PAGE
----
Skip to main content

Italy's Parliament votes for new president

By Hada Messia. Laura Smith-Spark and Ben Wedeman, CNN
updated 11:37 AM EDT, Thu April 18, 2013
STORY HIGHLIGHTS
  • NEW: Center-left, center-right appear to be backing the same candidate: Franco Marini
  • Members of Italy's Parliament are casting votes for a new president
  • The seven-year term of incumbent Giorgio Napolitano expires next month
  • Italy has been in political gridlock since a general election in February

Rome (CNN) -- Italy's Parliament began casting votes Thursday for a new president to take the place of the incumbent Giorgio Napolitano, whose term expires next month.

The election of a new president could be the first step toward solving a political impasse that has gripped Italy since February's general election left a three-way split between the right, the left and a wild-card party.

The presidential voting process is open to 1,007 elected representatives: the 630 deputies in the lower house, 315 senators plus four senators-for-life, and 58 regional delegates.

The secret ballot is taking place inside the Chamber of Deputies, or lower house of Parliament.

Italy laughing through political pain

Usually the senators vote first, then the deputies, then the regional delegates. They can vote for any citizen over 50 with full civil and political rights.

After counting for the first round wrapped up, former trade union leader Franco Marini was in the lead with 521 votes but short of the two-thirds majority, or 672 votes, needed to win the presidency.

The center-left coalition led by politician Pier Luigi Bersani and the center-right coalition of former Prime Minister Silvio Berlusconi appeared to be coming together to back Marini.

This would indicate a degree of cooperation between the two blocs, which might allow some kind of alliance to be formed.

In second place was Stefano Rodota, a former Italian Communist Party lawmaker and law professor, with 240 votes.

Former Turin Mayor Sergio Chiamparino received 41 votes. Berlusconi's ex-wife, Veronica lario, received one vote, despite expressing no desire to be president.

According to the Italian Constitution, a two-thirds majority of the electors is needed in the first three rounds of voting. From the fourth session onward, the bar is lowered to an absolute majority, equal to 504 votes.

A second round of voting will take place later Thursday.

Napolitano's seven-year term expires on May 15.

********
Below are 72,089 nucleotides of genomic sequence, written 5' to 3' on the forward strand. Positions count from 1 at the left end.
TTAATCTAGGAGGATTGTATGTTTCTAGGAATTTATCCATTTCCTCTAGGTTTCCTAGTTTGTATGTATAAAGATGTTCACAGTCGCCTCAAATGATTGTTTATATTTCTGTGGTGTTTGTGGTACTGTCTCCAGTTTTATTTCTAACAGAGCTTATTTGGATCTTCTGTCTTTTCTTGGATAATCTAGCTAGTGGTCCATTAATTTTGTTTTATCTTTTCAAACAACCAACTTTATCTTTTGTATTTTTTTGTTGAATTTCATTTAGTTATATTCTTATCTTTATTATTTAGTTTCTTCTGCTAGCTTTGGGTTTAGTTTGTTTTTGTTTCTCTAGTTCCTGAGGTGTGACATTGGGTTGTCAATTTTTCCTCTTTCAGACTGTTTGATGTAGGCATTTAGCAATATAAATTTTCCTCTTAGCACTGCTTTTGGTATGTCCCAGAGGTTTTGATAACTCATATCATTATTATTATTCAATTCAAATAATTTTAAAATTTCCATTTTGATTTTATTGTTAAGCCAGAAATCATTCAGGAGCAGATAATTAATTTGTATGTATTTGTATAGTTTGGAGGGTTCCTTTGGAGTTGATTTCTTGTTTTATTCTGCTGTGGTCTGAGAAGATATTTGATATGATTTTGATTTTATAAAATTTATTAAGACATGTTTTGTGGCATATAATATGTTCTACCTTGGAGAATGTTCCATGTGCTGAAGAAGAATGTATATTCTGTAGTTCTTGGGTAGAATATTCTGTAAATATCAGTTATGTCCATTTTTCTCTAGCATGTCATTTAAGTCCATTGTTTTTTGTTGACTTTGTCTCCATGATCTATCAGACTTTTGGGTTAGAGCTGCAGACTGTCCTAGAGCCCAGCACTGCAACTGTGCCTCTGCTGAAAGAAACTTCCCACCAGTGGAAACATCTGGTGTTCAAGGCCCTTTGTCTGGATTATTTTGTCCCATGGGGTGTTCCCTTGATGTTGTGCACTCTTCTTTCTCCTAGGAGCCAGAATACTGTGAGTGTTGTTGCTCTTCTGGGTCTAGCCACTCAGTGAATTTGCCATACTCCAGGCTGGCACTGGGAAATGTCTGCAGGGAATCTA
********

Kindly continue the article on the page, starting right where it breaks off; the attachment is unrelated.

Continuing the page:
While the Italian presidency is largely a ceremonial role, it can become a critical one in times of political crisis.

The issue has been that, under the constitution, the Italian president cannot dissolve Parliament and call for new elections in the last six months of his mandate.

The election of a new president could help move Italy out of its current political gridlock.

Bersani fared the best in the February elections by leading a leftist coalition dominated by his Democratic Party to a small majority in the lower house of Parliament, but has been unable to form a government.

Power in the Senate, where it counts, was divided between Bersani and Berlusconi's center-right coalition, anchored by his party, Popolo della Liberta, or People of Freedom.

Bersani and Berlusconi are archrivals who have previously indicated they will not work together. The wild-card party of Beppe Grillo, the grass-roots Five-Star Movement, will also not enter into an alliance.

CNN's Hada Messia and Ben Wedeman reported from Rome, and Laura Smith-Spark reported and wrote from London.

ADVERTISEMENT
Part of complete coverage on
updated 12:47 AM EDT, Fri July 25, 2014
Flight attendants are wearing black ribbons to show solidarity with fallen colleagues in "a tribute to those who never made it home."
updated 9:24 AM EDT, Fri July 25, 2014
Hamas: "Lift the siege." Israel: "End the rockets." The two sides' demands will be difficult to reconcile.
updated 4:53 PM EDT, Tue July 22, 2014
CNN's Richard Quest speaks to Malaysia Airlines' Hugh Dunleavy about how the airline industry needs to react to MH17.
updated 4:42 PM EDT, Thu July 24, 2014
From Maastricht to Melbourne, and baroque theaters to block-long warehouses, these stores make bookish travelers look stylish.
updated 10:27 AM EDT, Wed July 23, 2014
Hamas' tactics have changed -- now the group is using commando-like tactics, says CNN's Ben Wedeman.
updated 2:09 PM EDT, Thu July 24, 2014
A California homeowner's nightmare has become a cautionary tale for those who rent their homes to strangers.
updated 2:57 PM EDT, Wed July 23, 2014
A nun, an AIDS researcher, an athlete and a family traveling on summer vacation. These were some of the victims aboard MH17.
updated 8:21 PM EDT, Mon July 21, 2014
Prince George isn't your average one year old. He started walking before he was one. Oh, and, he's going to be king -- of 16 countries.
updated 7:36 AM EDT, Mon July 21, 2014
Former President Bill Clinton acknowledges he got "very close" to helping achieve peace in the Middle East.
updated 2:21 AM EDT, Fri July 18, 2014
In an ambitious plan to upgrade urban India, Prime Minister Narendra Modi says he will build 100 "smart cities" across the country.
CNN joins the fight to end modern-day slavery by shining a spotlight on its horrors and highlighting success stories.
Browse through images from CNN teams around the world that you don't always see on news reports.
ADVERTISEMENT